In advance of the G7 heads of state get together later this month, the academies are demanding action on pandemic preparedness, zoonotic diseases, decarbonisation and melting ice
Scientific academies from the G7 group of major democracies have urged political leaders to take action on decarbonisation, disease spill over from animals, antiviral drugs and ice loss in advance of the group’s annual summit in Germany later this month.
Heads of the academies meeting in Berlin this week issued a wish-list of research proposals, including a new international body to coordinate clinical trials.
“The G7 summit must provide leadership on climate action, the energy transition, global pandemic preparedness and One Health,” said Gerald Haug, president of the German National Academy of Sciences Leopoldina.
The concerns raised are far from new, but they do give a sense of which priorities scientific leaders think are most internationally important.
Pandemic preparedness is one focus. In particular, the academies want far more research into antiviral drugs to combat future pandemics, and not just a focus on vaccine development.
Industry should be given incentives to develop drugs up to phase 1 clinical development, even when the economic case for doing so is not certain.
An international coordination body that goes beyond national initiatives should be set up to avoid redundancy and to increase synergy in drug trials, while agile joint research funding structures are needed to support global, collaborative trials of drugs in the later stages of clinical development.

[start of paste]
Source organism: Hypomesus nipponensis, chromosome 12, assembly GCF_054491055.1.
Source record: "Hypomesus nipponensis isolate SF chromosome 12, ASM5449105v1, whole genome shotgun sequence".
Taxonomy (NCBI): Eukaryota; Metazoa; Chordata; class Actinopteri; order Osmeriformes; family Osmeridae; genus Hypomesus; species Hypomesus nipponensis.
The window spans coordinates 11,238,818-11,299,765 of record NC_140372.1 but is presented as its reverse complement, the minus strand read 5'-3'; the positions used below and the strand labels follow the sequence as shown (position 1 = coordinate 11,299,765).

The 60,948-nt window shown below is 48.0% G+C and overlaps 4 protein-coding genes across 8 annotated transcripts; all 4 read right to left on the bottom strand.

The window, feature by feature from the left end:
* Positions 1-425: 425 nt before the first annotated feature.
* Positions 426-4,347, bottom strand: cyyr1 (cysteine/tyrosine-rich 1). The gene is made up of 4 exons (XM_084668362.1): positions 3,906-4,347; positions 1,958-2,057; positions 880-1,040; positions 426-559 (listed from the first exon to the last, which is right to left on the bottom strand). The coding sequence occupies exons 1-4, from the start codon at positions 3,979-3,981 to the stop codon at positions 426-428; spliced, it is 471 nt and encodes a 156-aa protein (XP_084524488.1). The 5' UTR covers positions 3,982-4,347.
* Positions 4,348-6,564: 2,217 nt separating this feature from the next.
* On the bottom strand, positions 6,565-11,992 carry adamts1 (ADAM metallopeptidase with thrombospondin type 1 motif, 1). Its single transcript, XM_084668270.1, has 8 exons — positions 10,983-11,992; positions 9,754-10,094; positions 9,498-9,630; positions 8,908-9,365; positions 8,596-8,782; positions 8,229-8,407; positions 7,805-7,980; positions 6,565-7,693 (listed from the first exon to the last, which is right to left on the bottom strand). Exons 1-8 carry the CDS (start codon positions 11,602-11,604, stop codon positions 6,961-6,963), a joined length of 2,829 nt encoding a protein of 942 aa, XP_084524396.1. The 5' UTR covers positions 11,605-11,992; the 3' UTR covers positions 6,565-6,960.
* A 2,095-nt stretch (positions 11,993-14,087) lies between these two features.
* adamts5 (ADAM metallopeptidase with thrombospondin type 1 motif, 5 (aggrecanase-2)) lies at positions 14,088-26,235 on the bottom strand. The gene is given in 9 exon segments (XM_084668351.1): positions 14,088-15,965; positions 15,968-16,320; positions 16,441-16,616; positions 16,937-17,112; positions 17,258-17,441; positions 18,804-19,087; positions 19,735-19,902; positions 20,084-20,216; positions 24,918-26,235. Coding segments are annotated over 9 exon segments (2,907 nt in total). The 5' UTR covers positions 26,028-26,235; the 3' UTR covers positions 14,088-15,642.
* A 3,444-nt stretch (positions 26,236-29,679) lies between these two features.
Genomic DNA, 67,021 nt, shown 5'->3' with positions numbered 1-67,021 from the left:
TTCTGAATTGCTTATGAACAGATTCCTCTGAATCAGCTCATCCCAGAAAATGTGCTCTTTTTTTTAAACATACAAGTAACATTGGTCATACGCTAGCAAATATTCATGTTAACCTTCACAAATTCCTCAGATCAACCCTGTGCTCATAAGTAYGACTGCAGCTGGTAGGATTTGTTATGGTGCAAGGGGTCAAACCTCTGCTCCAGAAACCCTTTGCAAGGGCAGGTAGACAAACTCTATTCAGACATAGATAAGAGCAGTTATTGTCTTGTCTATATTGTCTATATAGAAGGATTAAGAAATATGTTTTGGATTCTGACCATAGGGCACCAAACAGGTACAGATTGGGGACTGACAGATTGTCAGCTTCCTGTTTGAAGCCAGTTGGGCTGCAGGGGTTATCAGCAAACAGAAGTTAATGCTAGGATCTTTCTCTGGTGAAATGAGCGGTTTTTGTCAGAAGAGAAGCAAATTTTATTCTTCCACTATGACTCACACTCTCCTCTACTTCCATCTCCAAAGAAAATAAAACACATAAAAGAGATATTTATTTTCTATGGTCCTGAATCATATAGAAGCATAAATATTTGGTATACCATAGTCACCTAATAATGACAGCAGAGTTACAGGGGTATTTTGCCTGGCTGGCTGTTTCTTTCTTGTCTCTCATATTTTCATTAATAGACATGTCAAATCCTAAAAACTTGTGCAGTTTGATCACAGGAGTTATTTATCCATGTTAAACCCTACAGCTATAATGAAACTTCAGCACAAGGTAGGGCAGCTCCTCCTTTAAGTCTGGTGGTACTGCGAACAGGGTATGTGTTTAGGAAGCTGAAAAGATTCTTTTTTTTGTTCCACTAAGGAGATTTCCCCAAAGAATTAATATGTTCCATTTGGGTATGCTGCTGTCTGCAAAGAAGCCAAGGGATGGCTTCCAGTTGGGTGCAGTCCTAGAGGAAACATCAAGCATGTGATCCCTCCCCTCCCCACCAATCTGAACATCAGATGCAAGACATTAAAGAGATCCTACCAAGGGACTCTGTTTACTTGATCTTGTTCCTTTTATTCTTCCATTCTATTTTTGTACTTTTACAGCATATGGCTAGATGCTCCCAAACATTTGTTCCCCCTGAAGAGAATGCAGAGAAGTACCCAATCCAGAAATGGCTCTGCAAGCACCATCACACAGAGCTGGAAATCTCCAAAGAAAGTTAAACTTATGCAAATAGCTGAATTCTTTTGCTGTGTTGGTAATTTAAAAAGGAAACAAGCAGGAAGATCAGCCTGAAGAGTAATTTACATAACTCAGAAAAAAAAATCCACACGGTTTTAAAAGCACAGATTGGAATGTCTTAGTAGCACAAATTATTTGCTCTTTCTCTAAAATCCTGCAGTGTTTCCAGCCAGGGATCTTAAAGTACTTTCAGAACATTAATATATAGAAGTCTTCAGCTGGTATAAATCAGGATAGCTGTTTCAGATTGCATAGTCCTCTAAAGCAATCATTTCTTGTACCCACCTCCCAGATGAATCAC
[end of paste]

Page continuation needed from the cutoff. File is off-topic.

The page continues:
The academies also want political leaders to encourage a “One Health” approach to disease spill over from animals, and the growing threat of antimicrobial resistance. One Health is the philosophy that human, animal, plant and broader environmental health is all linked.
“The disruption of global ecosystems fosters the emergence of human pathogens from animal populations and vice versa,” the academies warn. While the exact source is not known, the COVID-19 pandemic is the result of a viral spill over from animals.
Decarbonisation is another key focus, with calls for more basic research, alternative fuels like hydrogen and ammonia, and electricity storage solutions to overcome the intermittency problems of renewable sources like solar and wind.
The academies also want support to create and deploy “negative emission technologies”, effectively ways to suck greenhouse gases out of the atmosphere.
Finally, the academies also hope for a renewed focus on the health of the world’s oceans and melting ice and permafrost.
Among their recommendations are to build better climate modelling systems using supercomputers in order to be able to anticipate the specific consequences of climate change.
Alongside the Leopoldina, the academies involved in formulating the recommendations are the Royal Society of Canada, the UK’s Royal Society, Italy’s Accademia Nazionale dei Lincei, the Science Council of Japan, France’s Académie des Sciences, and the US National Academy of Sciences.
G7 political leaders will meet in the Bavarian Alps from 26-28 June.